Finding that I was still so emotionally fucked up over a website going down a decade before was an embarrassing reality to resign to in order to write this, but it’s just the honest truth of things. The impact to fragile hiding 22 year old me, losing mp3.com and what it represented in my life, at that time and at that point in my delicate career, caused a painful rift between me and myself that has taken a long time to sew back up.

Thank you for helping me heal it, Amanda. Thank you for helping that part of me come back.

Full Circle

Thursday, November 20th, 2014

For many idealistic years, I vehemently declared that I would never, ever step foot in LA, certainly never to perform on a stage. Nope. And at one time, I fiercely convinced myself I hated Amanda Palmers guts, too.

This Saturday not only am I going to LA (for like a third time now.. shhhh), this time it’s to be on a stage, talking with Amanda Palmer as part of her Art of Asking book tour, in which our first encounter is mentioned.

What keeps going on in my head right now, is that I didn’t have to let her into my office that day. I didn’t have to rearrange my schedule to be able to see her. I was genuinely busy, genuinely had every opportunity and, on the surface, reason to let her pass me by.

But I knew atmospherically that *I* was worth it. I knew *I* was worth more than the behaviors I had identified with, I knew *I* was worth growing into newer better behaviors, into newer better ways of thinking and relating. Even if it was fucking embarrassing and challenged my ego and was scary as all fuckin shit.

I really can’t imagine a better way for all of this to have happened with Amanda. I wouldn’t have been able to join her, be open to receiving this opportunity, unless it was specifically to talk about the transition in my perspective of her. How we grow and connect and heal each other and love ourselves as human beings, how we can forgive each other, but most importantly, how we can forgive ourselves.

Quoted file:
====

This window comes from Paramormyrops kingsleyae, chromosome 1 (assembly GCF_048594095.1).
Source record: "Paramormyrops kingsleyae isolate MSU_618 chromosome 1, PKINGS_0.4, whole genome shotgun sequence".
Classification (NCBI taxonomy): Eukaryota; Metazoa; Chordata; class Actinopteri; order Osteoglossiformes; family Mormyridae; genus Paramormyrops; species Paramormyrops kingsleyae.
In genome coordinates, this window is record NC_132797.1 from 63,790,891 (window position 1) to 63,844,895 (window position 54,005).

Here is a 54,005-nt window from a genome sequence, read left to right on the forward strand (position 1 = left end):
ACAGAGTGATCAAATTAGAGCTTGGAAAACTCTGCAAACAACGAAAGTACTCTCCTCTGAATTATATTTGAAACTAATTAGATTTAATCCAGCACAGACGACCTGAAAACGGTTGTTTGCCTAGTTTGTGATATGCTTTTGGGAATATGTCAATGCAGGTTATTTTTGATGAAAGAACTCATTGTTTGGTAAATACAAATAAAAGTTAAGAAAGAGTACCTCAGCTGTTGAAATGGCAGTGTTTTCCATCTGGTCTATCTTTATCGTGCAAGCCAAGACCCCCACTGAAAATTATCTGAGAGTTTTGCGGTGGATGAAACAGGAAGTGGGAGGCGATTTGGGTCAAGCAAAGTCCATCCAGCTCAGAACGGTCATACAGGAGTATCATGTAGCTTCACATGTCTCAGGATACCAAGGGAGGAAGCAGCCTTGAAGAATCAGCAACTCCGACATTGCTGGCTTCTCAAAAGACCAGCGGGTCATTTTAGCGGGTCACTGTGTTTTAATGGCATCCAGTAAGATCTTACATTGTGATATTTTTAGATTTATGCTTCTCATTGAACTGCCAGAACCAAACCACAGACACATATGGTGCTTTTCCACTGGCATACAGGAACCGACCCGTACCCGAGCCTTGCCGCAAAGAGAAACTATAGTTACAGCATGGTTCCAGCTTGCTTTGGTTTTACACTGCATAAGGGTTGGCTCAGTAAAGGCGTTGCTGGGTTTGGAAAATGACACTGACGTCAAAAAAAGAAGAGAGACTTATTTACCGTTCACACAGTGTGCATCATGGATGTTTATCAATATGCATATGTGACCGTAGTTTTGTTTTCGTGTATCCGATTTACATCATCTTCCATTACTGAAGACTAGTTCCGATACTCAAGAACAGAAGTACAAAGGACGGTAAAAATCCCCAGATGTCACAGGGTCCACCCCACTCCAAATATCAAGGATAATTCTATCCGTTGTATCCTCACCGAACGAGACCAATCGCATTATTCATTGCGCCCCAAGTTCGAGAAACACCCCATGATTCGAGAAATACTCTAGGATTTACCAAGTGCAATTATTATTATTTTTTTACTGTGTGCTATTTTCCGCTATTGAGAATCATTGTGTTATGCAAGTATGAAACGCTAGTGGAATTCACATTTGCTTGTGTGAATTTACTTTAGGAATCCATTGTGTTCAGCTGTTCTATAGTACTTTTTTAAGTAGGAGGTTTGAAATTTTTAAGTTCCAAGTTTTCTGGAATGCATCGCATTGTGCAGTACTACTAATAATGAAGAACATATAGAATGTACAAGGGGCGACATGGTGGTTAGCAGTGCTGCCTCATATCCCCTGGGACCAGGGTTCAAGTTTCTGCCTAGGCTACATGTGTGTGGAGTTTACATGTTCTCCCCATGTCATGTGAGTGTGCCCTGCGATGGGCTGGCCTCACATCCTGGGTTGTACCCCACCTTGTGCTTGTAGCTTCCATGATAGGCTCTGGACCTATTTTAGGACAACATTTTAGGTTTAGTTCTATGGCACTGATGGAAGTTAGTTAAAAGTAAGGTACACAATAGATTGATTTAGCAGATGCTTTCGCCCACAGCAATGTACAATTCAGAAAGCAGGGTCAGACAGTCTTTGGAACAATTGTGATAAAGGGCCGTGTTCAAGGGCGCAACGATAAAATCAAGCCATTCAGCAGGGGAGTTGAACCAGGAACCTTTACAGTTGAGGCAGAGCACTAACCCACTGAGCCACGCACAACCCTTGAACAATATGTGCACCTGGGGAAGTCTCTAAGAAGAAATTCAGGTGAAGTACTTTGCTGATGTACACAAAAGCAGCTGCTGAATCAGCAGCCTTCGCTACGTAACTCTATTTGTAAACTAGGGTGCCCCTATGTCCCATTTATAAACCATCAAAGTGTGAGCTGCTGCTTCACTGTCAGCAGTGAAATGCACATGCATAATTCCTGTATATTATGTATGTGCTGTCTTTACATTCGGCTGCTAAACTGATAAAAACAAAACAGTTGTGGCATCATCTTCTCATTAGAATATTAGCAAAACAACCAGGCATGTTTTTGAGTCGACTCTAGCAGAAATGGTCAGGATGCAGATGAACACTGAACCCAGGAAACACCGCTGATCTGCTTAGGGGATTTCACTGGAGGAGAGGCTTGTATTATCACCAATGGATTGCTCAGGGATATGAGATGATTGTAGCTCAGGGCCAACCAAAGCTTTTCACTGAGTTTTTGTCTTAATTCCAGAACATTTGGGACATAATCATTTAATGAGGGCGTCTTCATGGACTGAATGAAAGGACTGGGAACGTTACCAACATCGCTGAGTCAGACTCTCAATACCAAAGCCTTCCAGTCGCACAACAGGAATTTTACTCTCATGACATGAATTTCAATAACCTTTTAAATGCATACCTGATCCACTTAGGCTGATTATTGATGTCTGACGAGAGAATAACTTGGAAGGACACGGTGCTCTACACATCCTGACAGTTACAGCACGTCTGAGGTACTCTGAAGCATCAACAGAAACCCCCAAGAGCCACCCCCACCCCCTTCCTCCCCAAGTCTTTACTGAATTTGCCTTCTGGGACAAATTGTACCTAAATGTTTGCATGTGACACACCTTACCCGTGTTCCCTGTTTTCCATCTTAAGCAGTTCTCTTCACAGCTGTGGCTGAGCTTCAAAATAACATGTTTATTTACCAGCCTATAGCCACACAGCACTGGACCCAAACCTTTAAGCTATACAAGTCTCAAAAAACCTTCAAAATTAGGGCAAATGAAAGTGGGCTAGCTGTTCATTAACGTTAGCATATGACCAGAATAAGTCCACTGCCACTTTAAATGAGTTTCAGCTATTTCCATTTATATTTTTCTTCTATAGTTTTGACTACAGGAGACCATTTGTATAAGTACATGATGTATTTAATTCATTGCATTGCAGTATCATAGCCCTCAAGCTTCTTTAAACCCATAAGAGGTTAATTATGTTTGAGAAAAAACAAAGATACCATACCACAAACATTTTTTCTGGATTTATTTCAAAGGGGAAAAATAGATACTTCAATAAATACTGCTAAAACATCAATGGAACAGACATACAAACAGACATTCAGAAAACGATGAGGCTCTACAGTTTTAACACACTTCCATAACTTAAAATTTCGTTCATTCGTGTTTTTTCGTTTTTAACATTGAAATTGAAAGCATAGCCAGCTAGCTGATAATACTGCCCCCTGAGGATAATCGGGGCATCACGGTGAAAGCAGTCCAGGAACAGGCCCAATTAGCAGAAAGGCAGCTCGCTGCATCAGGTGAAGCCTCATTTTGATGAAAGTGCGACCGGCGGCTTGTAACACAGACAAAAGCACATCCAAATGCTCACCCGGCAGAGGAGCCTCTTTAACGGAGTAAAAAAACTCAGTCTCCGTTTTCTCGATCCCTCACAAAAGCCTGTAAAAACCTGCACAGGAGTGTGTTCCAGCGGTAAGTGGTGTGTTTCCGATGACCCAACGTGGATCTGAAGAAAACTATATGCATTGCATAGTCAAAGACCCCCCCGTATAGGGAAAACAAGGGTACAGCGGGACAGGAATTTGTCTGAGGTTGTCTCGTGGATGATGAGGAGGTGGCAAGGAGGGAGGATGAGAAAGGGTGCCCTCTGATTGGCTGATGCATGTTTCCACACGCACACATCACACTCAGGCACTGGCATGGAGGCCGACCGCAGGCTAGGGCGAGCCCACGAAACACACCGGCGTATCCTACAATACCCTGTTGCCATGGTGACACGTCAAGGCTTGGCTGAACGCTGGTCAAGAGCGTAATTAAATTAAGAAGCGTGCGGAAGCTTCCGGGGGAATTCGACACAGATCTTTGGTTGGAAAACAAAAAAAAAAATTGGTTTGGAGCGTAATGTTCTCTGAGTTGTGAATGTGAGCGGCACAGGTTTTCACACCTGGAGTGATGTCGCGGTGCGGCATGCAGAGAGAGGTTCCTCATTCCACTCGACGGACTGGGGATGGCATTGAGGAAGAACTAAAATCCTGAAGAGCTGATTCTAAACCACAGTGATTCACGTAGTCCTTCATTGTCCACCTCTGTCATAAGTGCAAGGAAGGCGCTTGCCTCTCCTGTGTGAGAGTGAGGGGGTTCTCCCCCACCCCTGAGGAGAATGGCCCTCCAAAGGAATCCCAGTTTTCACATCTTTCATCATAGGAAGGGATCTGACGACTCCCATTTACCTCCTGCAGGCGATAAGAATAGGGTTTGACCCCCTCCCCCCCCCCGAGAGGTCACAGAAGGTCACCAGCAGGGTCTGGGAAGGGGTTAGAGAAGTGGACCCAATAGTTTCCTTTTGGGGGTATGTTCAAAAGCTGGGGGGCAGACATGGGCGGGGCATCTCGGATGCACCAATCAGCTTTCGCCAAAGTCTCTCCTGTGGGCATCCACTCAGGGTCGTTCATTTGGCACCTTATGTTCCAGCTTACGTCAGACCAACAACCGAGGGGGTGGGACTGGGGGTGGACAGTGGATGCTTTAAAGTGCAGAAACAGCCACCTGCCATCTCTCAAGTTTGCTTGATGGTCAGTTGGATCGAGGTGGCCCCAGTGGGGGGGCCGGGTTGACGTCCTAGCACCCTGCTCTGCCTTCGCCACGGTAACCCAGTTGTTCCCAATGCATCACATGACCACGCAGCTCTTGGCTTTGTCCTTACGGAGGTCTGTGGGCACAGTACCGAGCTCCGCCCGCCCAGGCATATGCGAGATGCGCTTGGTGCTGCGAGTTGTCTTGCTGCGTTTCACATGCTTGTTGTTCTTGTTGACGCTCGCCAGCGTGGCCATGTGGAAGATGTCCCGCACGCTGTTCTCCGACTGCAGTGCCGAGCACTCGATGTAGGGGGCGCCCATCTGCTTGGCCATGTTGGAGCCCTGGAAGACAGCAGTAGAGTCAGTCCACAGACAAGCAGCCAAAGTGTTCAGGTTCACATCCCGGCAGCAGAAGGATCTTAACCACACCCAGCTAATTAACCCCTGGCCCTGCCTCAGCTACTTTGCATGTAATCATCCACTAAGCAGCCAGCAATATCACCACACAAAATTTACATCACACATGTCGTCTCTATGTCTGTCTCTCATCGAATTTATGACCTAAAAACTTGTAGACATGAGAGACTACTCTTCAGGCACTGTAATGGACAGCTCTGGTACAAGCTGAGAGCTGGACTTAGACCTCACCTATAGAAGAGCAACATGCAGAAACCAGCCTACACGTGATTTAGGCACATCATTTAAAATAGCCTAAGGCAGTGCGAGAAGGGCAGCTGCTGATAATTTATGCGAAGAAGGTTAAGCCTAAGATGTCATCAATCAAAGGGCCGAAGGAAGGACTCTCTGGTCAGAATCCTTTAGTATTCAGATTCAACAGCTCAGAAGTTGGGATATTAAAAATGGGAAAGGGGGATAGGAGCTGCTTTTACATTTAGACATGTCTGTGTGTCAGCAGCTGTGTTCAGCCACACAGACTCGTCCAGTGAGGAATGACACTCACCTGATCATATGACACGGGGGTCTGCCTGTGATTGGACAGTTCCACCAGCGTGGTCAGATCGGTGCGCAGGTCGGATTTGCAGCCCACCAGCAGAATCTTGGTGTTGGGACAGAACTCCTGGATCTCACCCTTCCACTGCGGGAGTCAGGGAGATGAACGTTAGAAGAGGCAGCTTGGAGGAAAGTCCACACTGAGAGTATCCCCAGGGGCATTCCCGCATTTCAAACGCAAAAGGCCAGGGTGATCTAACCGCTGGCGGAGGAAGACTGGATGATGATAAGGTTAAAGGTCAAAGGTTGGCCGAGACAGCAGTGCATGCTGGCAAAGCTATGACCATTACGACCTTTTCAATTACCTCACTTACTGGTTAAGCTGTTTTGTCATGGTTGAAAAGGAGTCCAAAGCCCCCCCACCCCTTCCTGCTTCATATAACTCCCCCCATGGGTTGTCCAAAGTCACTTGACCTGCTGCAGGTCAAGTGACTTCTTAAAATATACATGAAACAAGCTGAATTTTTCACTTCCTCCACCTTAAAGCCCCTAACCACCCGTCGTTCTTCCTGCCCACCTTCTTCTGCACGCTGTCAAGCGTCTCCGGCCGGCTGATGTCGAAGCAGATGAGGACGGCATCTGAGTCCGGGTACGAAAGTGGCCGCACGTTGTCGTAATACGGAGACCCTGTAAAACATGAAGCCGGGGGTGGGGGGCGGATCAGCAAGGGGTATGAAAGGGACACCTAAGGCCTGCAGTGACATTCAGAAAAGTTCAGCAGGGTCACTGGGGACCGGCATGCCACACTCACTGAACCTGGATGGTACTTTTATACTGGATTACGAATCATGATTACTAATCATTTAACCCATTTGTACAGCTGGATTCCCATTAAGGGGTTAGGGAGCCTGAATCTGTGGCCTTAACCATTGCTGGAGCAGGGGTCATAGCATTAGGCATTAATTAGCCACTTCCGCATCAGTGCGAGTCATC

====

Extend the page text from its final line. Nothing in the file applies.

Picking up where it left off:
At the time I met Amanda, she was shining a light on everything that was wrong with me, and also everything that could be right if I just stepped into it. Part of me wanted to stay “busy”. I knew I was going to have to face some big ugly shit in myself if I let her in, things I had identified with “being” for a long time, things I was confused and embarrassed about.

I knew being vulnerable to her, no matter what came of it, would just be the beginning of something new for me. I could feel it in the air and in my blood and up my back and in my overheated face. And I knew that maybe I was going to get the shit kicked out of me for it.

I am reminded of a span of 7 recent months I spent writhing in intense emotional pain, trying to show someone important to me how much their unconsciousness, their turtled up insistence of “THIS IS HOW I AM”, their utter self loathing, was hurting me, disrespecting me, and was finally irrevocably destroying our relationship.

I am reminded how much I wanted to do that same thing I witnessed him doing — to dig in my heels, say no, to stay willfully obtuse — when I was faced with the prospect of Amanda showing up on my doorstep.

I did face it. But no one else could have made me do that. And if there is one hard lesson I think I’ve finally, finally learned, it’s that I couldn’t make him, and I can’t make you, do the same.

But I can remind you that you are worth healing for. You are worth reconsidering. You are worth examining. You are worth forgiving. You are worth more than your patterns. You are worth healing what your defenses are covering up. You are worth a kick in your own ass. You are worth more than what you were taught. You are worth raising your standards. You are worth your own honesty. You are worth being seen. You are worth being supported. You are worth letting go of what doesn’t belong to you. You are worth going deeper. You are worth your love, your energy, and your commitment.

You are worth facing your shit. And no one else can do it for you. But when someone comes along who can help you along your way…

Take. The fucking. Doughnuts.

Meeting the maker

Saturday, May 4th, 2013

I’m pretty sure I’m at another one of those places in my life where a big internal shift is about to click into place after multiple weeks of limping around funny, like when every step hurts your ankle because the bones aren’t lining up quite right.

I am transforming. It is intense and embarrassing and lonely and hard.

Any minute now I’m going to start those ankle circles again and this time, on maybe the second or third one, something is gonna snap and suddenly my leg will fizzle in relief and come back to life.